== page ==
Using artificial intelligence to mine libraries of untested chemical compounds can speed up the search for potentially useful new drugs. A technique developed by two pharmaceutical chemists promises to evaluate compounds much faster and at less cost than current methods.

Vast repositories of untested compounds reside in compound libraries, but the amount of time and effort necessary to pinpoint those that could be medically useful is prohibitive. These libraries are more akin to drawers full of unlabeled photographs than a true library, making searches haphazard.

Mortar and pestle.Mortar and pestle.Steven Altschuler and Lani Wu of the University of California-San Francisco applied experience working with image recognition software to the problem of locating candidate compounds. Their search method involved creating a new kind of cell, writing software, and sorting through the data that the search retrieved.

Scientists searching compound libraries typically develop a “reporter cell,” designed to change in a unique way when a compound has the desired effect. The researchers’ new type of reporter cell, called ORACL (Optimal Reporter cell lines for Annotating Compound Libraries), can screen for multiple characteristics simultaneously in a process similar to using facial recognition software to sort through a pile of photographs. A recent experiment screened 11,000 drugs from multiple compound libraries for six disease pathways.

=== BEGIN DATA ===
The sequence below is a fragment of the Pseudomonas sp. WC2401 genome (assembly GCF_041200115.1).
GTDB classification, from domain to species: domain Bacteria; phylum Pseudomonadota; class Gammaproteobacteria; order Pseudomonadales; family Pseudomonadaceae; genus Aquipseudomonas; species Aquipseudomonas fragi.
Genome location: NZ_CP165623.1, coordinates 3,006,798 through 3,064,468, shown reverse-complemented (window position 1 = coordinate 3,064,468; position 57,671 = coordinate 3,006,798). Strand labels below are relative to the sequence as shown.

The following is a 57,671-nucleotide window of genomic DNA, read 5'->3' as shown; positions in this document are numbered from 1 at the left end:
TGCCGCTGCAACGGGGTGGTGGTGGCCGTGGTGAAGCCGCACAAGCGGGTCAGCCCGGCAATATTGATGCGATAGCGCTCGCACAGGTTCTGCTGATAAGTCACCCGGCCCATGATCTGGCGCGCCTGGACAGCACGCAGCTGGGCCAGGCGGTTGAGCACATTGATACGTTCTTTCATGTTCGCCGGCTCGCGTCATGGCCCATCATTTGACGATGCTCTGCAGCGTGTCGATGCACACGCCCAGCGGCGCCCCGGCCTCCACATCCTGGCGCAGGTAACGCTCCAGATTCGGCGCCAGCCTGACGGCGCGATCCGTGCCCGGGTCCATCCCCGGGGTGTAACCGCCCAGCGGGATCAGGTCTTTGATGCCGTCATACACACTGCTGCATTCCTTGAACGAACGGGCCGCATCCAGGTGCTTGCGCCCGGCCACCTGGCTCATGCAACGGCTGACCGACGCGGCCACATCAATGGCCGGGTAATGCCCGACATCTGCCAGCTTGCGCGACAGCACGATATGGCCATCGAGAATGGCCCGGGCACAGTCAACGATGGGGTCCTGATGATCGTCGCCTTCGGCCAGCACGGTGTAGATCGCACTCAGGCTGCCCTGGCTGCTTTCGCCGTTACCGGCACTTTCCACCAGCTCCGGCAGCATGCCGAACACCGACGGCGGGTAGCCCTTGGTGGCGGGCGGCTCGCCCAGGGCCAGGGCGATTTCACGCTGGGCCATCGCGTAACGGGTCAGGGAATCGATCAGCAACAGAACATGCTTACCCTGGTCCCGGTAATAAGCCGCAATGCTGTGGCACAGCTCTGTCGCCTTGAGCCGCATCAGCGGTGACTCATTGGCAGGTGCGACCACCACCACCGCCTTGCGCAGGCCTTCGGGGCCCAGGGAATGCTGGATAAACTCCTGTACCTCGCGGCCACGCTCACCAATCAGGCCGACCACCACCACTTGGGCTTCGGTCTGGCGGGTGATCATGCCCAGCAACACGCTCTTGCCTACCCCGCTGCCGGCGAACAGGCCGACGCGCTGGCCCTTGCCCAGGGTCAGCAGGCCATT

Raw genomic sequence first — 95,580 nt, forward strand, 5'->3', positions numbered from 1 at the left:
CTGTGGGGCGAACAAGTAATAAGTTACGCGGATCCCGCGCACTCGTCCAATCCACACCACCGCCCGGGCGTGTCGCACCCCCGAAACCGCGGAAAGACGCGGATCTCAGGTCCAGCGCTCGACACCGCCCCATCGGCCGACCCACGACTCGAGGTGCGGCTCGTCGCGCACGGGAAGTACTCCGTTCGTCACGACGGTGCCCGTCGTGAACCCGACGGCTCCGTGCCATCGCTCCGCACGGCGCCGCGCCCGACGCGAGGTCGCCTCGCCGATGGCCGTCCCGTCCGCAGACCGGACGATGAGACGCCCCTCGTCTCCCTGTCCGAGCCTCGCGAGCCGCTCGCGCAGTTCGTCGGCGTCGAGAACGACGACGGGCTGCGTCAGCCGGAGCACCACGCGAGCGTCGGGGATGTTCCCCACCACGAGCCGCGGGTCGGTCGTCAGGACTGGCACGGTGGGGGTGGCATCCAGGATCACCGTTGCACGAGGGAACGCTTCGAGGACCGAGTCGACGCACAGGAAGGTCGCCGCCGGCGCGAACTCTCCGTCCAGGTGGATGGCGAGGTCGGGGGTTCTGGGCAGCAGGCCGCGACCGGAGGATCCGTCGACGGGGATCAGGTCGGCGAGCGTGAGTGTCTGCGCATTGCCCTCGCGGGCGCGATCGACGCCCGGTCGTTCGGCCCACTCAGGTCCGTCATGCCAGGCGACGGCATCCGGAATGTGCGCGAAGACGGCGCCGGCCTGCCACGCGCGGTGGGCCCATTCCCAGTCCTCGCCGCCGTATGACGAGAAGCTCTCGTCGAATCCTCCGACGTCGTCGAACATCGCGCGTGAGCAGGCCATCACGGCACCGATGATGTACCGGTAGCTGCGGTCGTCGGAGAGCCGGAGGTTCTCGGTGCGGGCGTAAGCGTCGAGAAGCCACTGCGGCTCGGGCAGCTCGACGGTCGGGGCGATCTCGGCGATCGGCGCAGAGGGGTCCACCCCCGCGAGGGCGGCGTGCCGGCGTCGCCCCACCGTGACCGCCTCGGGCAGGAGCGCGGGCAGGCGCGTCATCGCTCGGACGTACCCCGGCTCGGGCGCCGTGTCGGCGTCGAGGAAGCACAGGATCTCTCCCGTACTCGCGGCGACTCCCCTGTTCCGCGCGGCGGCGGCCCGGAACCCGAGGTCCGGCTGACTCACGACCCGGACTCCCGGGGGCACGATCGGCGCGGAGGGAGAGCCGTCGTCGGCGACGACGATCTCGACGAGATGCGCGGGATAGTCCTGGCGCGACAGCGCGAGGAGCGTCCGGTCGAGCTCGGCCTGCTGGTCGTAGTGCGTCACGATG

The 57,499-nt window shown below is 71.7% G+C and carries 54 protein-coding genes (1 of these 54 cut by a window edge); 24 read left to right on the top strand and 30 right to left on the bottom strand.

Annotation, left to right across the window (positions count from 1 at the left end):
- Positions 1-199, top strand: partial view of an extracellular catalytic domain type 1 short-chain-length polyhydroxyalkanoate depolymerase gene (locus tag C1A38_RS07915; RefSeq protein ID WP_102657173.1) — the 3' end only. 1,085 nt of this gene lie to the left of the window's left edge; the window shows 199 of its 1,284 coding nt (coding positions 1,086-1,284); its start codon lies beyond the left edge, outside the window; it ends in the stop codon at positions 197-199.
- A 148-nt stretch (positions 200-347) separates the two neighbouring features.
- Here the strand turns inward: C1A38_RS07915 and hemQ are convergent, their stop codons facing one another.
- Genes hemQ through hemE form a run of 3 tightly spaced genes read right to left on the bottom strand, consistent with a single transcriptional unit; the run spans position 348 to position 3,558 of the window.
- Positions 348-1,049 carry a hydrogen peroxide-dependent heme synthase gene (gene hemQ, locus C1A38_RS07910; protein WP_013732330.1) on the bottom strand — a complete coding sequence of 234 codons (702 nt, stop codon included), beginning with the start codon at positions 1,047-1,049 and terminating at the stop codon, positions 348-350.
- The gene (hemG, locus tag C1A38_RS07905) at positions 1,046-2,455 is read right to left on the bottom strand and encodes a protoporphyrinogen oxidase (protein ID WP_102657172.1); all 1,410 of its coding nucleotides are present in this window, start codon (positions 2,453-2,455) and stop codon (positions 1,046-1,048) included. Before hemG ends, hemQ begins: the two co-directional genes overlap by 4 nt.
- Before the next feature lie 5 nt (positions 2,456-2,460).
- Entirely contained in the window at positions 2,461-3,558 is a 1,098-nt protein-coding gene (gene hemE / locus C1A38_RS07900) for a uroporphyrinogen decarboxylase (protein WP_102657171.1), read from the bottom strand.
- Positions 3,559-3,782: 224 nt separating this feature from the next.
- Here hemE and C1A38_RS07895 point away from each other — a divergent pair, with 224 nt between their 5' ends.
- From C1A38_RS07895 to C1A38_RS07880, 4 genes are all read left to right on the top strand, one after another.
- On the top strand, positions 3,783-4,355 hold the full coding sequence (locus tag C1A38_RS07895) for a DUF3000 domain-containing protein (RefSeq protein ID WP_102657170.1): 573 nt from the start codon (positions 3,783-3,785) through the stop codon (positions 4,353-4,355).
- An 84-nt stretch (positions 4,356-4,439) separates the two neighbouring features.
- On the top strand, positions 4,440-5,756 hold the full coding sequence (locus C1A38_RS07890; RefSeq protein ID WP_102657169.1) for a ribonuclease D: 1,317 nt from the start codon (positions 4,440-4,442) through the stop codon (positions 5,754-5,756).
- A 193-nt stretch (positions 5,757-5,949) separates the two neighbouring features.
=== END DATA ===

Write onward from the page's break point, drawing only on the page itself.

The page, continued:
To understand all of the information contained in a reporter cell, the research team developed software that can rapidly catalog compound characteristics and compare them to reference drugs. Initial experiments identified 100 new compounds that fit one of six drug classes. In addition, the software identified a number of other potential useful compounds that were not in the experimental design.

The power of ORACL and the companion software in the search for new drugs is potentially game-changing. Researchers will be able describe a type of compound and then search compound libraries for analogues. The speed with which researchers can weed out uninteresting candidate drugs and test promising ones could bring new drugs to market much faster.

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